Sheffield soldier's ultimate sacrifice at Somme

A/Sgt Joseph Hawtin of the 1st Gordon Highlanders served in World War One

A/Sgt Joseph Hawtin of the 1st Gordon Highlanders served in World War One

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This rather splendid-looking gentleman is A/Sgt Joseph Hawtin of the 1st Gordon Highlanders, who died during the First World War.

His nephew Victor Hawtin has sent in some details of his life and connections with Sheffield.

A letter that Joseph Hawtin wrote to the Sheffield Telegraph about a 1914 battle he fought in

A letter that Joseph Hawtin wrote to the Sheffield Telegraph about a 1914 battle he fought in

Joseph, who was born in September 1888, joined the Gordon Highlanders aged just 14 and served in India.

Both he and his younger brother Henry were educated at the Duke of York’s Royal Military School near Dover, Kent as orphans.

Their father, Squadron Quartermaster Sergeant J Hawtin of the Royal Army Pay Corps, died in 1896.

Victor writes: “Sometime during his time of reserve service, he was employed by Sheffield Corporation Tramways.

“Recalled to the colours in 1914, he saw action at Maedelstede Farm on December 14, a well-documented encounter early in the war.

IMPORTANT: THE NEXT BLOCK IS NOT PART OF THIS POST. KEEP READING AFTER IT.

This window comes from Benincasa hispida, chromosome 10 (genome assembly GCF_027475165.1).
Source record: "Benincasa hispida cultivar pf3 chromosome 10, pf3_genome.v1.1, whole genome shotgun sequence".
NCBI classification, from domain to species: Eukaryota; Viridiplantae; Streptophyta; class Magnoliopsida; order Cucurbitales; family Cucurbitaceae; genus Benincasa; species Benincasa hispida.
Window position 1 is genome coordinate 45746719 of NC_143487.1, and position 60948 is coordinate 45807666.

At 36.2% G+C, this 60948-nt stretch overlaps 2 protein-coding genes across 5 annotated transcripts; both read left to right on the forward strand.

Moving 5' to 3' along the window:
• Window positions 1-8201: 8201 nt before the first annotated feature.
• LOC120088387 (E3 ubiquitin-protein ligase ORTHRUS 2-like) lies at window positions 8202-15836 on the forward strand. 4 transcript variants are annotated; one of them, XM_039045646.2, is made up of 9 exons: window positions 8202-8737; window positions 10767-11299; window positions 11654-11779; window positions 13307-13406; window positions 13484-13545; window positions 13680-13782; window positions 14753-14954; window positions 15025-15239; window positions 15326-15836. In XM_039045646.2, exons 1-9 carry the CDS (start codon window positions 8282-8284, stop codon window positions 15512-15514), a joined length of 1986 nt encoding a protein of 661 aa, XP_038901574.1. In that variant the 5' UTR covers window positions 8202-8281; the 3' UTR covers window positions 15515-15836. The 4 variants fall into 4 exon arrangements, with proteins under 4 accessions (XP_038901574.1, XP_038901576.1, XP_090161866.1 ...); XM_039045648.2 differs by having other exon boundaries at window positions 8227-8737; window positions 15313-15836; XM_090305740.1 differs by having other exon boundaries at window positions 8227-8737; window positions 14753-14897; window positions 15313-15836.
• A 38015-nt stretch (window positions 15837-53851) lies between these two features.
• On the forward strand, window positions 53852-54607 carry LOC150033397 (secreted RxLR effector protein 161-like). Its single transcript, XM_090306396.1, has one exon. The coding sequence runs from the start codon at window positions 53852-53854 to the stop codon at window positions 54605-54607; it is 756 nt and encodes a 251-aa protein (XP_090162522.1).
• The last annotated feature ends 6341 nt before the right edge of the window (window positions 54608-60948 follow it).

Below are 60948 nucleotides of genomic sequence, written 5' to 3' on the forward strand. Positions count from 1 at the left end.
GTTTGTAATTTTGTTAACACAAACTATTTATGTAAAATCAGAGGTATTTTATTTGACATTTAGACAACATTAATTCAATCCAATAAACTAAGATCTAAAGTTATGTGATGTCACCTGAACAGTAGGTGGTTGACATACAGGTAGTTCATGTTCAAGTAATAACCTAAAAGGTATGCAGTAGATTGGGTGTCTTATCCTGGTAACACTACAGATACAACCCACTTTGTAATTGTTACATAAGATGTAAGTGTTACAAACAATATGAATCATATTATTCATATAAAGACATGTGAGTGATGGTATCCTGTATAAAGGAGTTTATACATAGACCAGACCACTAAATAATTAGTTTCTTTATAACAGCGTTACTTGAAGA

“Joseph married a Sheffield lass in July 1915. She was Emily Pryor of Meersbrook.

“Unhappily, Joe disappeared on the Somme on July 18, 1916. He has no known grave and is commemorated on the great Thiepval memorial.

“My father, Henry, born in 1890 and two years younger than Joe, was also a regular soldier, in the Royal Engineers.

“He must have visited Joe in Sheffield and met his friends as he married Gladys Pynor of Queen’s Road in 1921, a close friend of Emily.

“After he retired in 1947, having served continuously for 42 years, my parents settled in Greenhill Main Road and I finished my schooling at King Edward’s – my 12th school!”

The Commonwealth War Grave Commission records that Joseph died aged 29 and gives his wife’s address as in Croydon, now Greater London.

Joseph wrote a letter to the Sheffield Telegraph about the Maedelstede Farm battle, reproduced here.

Victor wrote this poem about his uncle.

Uncle Joe

Full five feet deep, does Joseph sleep,

His bones with shrapnel mixed?

His trusty rifle at his side

With rusty bayonet fixed.

He’s still out there, lost on the Somme,

Slain by bullet, shell or bomb.

His name’s among thousands, no one denies,

On a mighty monument, arched to the skies –

But who can say where his body lies?

He is but one of ‘Our Glorious Dead’

‘Known unto God’ as Kipling said.

He is also the uncle I never met -

Lest I forget, lest I forget.